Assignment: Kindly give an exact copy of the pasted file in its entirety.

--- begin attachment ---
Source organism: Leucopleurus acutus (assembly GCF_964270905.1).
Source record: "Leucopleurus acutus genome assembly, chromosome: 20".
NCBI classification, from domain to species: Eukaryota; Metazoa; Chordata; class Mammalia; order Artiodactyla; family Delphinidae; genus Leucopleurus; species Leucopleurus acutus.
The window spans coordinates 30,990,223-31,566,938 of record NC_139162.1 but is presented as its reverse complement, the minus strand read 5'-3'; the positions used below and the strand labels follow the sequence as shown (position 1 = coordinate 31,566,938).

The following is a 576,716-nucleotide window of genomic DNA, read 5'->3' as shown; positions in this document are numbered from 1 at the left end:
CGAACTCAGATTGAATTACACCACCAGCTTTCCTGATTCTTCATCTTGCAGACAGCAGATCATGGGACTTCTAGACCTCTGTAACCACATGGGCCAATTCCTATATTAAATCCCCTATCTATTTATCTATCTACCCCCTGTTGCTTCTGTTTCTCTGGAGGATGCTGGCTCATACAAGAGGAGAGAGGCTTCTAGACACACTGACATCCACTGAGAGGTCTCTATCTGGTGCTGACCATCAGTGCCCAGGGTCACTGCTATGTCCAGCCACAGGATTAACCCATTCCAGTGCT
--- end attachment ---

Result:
Source organism: Leucopleurus acutus (assembly GCF_964270905.1).
Source record: "Leucopleurus acutus genome assembly, chromosome: 20".
NCBI classification, from domain to species: Eukaryota; Metazoa; Chordata; class Mammalia; order Artiodactyla; family Delphinidae; genus Leucopleurus; species Leucopleurus acutus.
The window spans coordinates 30,990,223-31,566,938 of record NC_139162.1 but is presented as its reverse complement, the minus strand read 5'-3'; the positions used below and the strand labels follow the sequence as shown (position 1 = coordinate 31,566,938).

The following is a 576,716-nucleotide window of genomic DNA, read 5'->3' as shown; positions in this document are numbered from 1 at the left end:
CGAACTCAGATTGAATTACACCACCAGCTTTCCTGATTCTTCATCTTGCAGACAGCAGATCATGGGACTTCTAGACCTCTGTAACCACATGGGCCAATTCCTATATTAAATCCCCTATCTATTTATCTATCTACCCCCTGTTGCTTCTGTTTCTCTGGAGGATGCTGGCTCATACAAGAGGAGAGAGGCTTCTAGACACACTGACATCCACTGAGAGGTCTCTATCTGGTGCTGACCATCAGTGCCCAGGGTCACTGCTATGTCCAGCCACAGGATTAACCCATTCCAGTGCT